Opportunities for Greater Focus, Direction, and Top-Level Commitment to Children's Health at EPA
GAO-10-545T, Mar 17, 2010
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This testimony discusses highlights of GAO's report about the Environmental Protection Agency's (EPA) efforts to institutionalize the protection of children's health. EPA's mission is to protect human health and the environment. As a result of mounting evidence about the special vulnerabilities of the developing fetus and child, the federal government and EPA took several bold steps to make children's environmental health a priority in the late 1990s. In 1996, EPA issued the National Agenda to Protect Children's Health from Environmental Threats (National Agenda) and expanded the agency's activities to specifically address risks for children, documenting EPA's plans to achieve seven goals, such as (1) ensuring that all standards set by EPA are protective of any heightened risks faced by children; (2) developing new, comprehensive policies to address cumulative and simultaneous exposures faced by children; and (3) expanding community right-to-know to allow families to make informed choices concerning environmental exposures to their children. EPA's Advisory Committee has raised concerns about whether the agency has continued to maintain its earlier focus on protecting children or capitalized on opportunities to tackle some significant and emerging environmental health challenges. For example, the Advisory Committee wrote to the Administrator in April 2007 to reflect on EPA's achievements in the 10 years since the Executive Order was signed. The committee cited successes, such as increased margins of safety for pesticides mandated under the Food Quality Protection Act and the creation of the National Children's Study. However, the Advisory Committee also expressed serious concerns about EPA's continued lack of focus on children's environmental health issues and the lack of progress in addressing the committee's many recommendations. In the intervening years, children's environmental health has become no less pressing. In fact, 66 percent of children lived in counties where air exceeded one or more of the six principal pollutants. Two of them--ozone and particulate matter--are known to cause or aggravate respiratory diseases such as asthma. According to the Centers for Disease Control and Prevention (CDC), asthma is the third most common cause of hospitalizations for children, resulting in $3.2 billion for treatment and 14 million days of school lost annually. In light of concerns about EPA's focus on children, Congress asked that GAO assess the agency's consideration of children's environmental health. This statement summarizes highlights from GAO's report being released today that addresses the extent to which EPA has institutionalized the protection of children's health from environmental risks through (1) agency priorities, strategies, and rulemakings, including implementation of Executive Order 13045; (2) the use of key offices and other child-focused resources, such as the Office of Children's Health and the Advisory Committee; and (3) involvement in federal interagency efforts to protect children from current and emerging environmental threats. To perform this work we, among other things, interviewed officials from multiple EPA program offices most directly involved with children's health issues; reviewed key EPA children's health-related policies, strategic and performance plans, and guidance documents; analyzed regulations subject to the regulatory requirements of the Executive Order; and identified the accomplishments of the Task Force.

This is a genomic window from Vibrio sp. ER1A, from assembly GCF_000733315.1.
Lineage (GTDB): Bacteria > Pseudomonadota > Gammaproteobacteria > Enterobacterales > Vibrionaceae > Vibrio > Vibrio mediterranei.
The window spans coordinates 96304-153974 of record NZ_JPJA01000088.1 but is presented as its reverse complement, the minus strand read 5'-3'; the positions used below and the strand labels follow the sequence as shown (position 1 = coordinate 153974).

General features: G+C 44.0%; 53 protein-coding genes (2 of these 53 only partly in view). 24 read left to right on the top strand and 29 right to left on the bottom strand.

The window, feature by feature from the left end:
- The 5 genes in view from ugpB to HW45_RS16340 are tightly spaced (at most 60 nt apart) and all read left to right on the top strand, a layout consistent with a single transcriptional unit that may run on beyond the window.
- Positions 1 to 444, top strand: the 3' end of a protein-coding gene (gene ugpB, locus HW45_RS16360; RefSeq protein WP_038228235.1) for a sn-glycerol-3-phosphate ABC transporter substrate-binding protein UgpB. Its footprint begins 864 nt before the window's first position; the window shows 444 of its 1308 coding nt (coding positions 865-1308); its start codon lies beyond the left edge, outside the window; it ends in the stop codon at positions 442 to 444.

EPA has developed policies and guidance to consider children, but it has not maintained attention to children through agency priorities and strategies. Specifically, EPA has not institutionalized the agency's commitment to children's health through, for example, an update to its National Agenda and an emphasis on protecting children in its forthcoming strategic plan. First, EPA has not updated the National Agenda in more than 10 years. GAO's report also addresses concerns related to EPA's strategic plans. The forthcoming plan, originally scheduled for issuance in September 2009, has been delayed to allow additional time for review by the agency's new leadership. GAO found that children's health was not included as a target area in the draft strategic plan, and it is not yet clear to what extent children's health will be addressed in the final plan, which is subject to revision before the Administrator finalizes it in the coming months. GAO also found that, in recent years, EPA has not fully used the Office of Children's Health Protection and its Advisory Committee, among other child-focused resources. Although EPA now has a new Director of Children's Health, EPA's Office of Children's Health experienced multiple changes in leadership over the last several years, impairing its ability to fulfill its priorities and commitments. The Task Force contributed to eight areas related to children's health, including the establishment of the National Children's Study, the largest long-term study of environmental influences on children's health and development, which was initiated as part of the Children's Health Act of 2000. The President's Task Force on Children's Environmental Health and Safety Risks was authorized by the Executive Order in April 1997 for a period of 4 years to provide high-level leadership and interagency coordination on children's environmental health. According to EPA officials involved on the steering committee, the agency was not able to convene the Task Force thereafter, for reasons related to new priorities following the September 11, 2001, terrorist attacks. With the Task Force's expiration, EPA and the Department of Health and Human Services (HHS) no longer have a high-level infrastructure or mandate to coordinate federal strategies for children's environmental health and safety.